Overcoming Pain

Why people experience chronic pain, and the power they have to de-intensify it

Religion and Chronic Pain: Avoiding Hysteria

We do not have to necessarily believe; but we should try to fathom.

I was thinking about writing a blog about Spring Break, maybe a documentation of the quest for the ideal bikini line. However, the better angels of our nature instead gently touched my shoulder, and they and my age convinced me that it is better to write about this week as Holy Week—and not Spring Break. After all, to paraphrase the Jay Leno of twenty years ago, we already had the experience of putting up with the shenanigans of one fifty-something American (Teddy Kennedy) who persisted in going on Spring Break when the time for going on Spring Break had long passed. Just where did I think I was going?

This is one of those times of the year when many of us do reflect on religion, whether it has meaning for us, or what has it done for us lately. It is a time of the year that can have a significant impact on the psyche of individuals suffering from chronic pain. It is important that we all be reminded of the overwhelmingly positive impact that spirituality and religion have on the patient with chronic illness.

A concise but comprehensive review of research on religion and spirituality and both mental health and physical health was published by Dr. Koenig in 2012, in the journal “ISRN Psychiatry.” It can readily be understood how pain and other distressing somatic symptoms can motivate people to seek solace in religion through activities such as prayer or the study of Scripture. Religion and spirituality are used in order to cope with such symptoms: In one study of 382 adults with musculoskeletal complains, coping via religion and spirituality was the most common strategy for dealing with pain and was considered the second most helpful in a long list of coping behaviors. This phenomenon has been corroborated via additional research.

Nonetheless, religion and spirituality may somehow cause an increase in pain and somatic symptoms in some individuals, perhaps by an unhealthy focusing on negative symptoms or through the physical manifestations of hysteria, as claimed by Freud.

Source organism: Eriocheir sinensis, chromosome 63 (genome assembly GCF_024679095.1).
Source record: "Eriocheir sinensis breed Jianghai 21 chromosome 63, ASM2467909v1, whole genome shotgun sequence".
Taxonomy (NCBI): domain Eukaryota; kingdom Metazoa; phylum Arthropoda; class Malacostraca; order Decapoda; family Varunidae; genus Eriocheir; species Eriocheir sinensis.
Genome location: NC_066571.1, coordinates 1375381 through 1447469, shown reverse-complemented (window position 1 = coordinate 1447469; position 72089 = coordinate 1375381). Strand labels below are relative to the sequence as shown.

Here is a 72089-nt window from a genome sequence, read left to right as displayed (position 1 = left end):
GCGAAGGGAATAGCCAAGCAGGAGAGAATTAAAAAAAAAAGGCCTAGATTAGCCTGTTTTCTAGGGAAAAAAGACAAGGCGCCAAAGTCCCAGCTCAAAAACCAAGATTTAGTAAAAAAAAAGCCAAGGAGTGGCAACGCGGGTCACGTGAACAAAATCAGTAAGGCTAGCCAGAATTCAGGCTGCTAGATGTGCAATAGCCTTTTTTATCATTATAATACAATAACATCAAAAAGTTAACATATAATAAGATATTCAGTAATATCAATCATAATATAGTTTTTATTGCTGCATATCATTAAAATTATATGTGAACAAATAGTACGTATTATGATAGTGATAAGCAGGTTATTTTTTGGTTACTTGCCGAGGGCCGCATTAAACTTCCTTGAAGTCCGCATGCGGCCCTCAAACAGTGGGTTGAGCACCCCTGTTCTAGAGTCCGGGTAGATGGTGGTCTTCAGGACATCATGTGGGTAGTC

A closer look at the published studies that examined relationships between religion and spirituality and pain reveals the following: 39% found benefits from religion and spirituality; 25% showed greater pain levels associated with religion and spirituality. Some research actually suggests that meditation is particularly effective in reducing pain, although the effects are magnified when a religious word is used to focus attention. Importantly, it appears that no clinical trials have shown that meditation or other religious or spiritual interventions increase pain or somatic symptoms.

Now, no one is claiming that supernatural mechanisms are responsible for the relationship (be it positive or negative) between religion and spiritualtiy and health. The pathways by which religion and spirituality influence physical health that researchers can study using the scientific method are those that exist within nature, and make us who we are; we are a product of psychological, social, behavioral, and genetic influences.

The existence of supernatural forces is a matter of faith; but there is nothing supernatural about inquiring as to whether belief in such forces (and the behaviors that result from such beliefs) has an effect on health. There is every reason to think it does.

The field of religion, spirituality, and health is growing rapidly. As health care providers, we do not have to necessarily believe; but we should try to fathom.

Mark Borigini, M.D., is a board-certified rheumatologist who has devoted his career to treating illnesses that cause chronic pain and disability.

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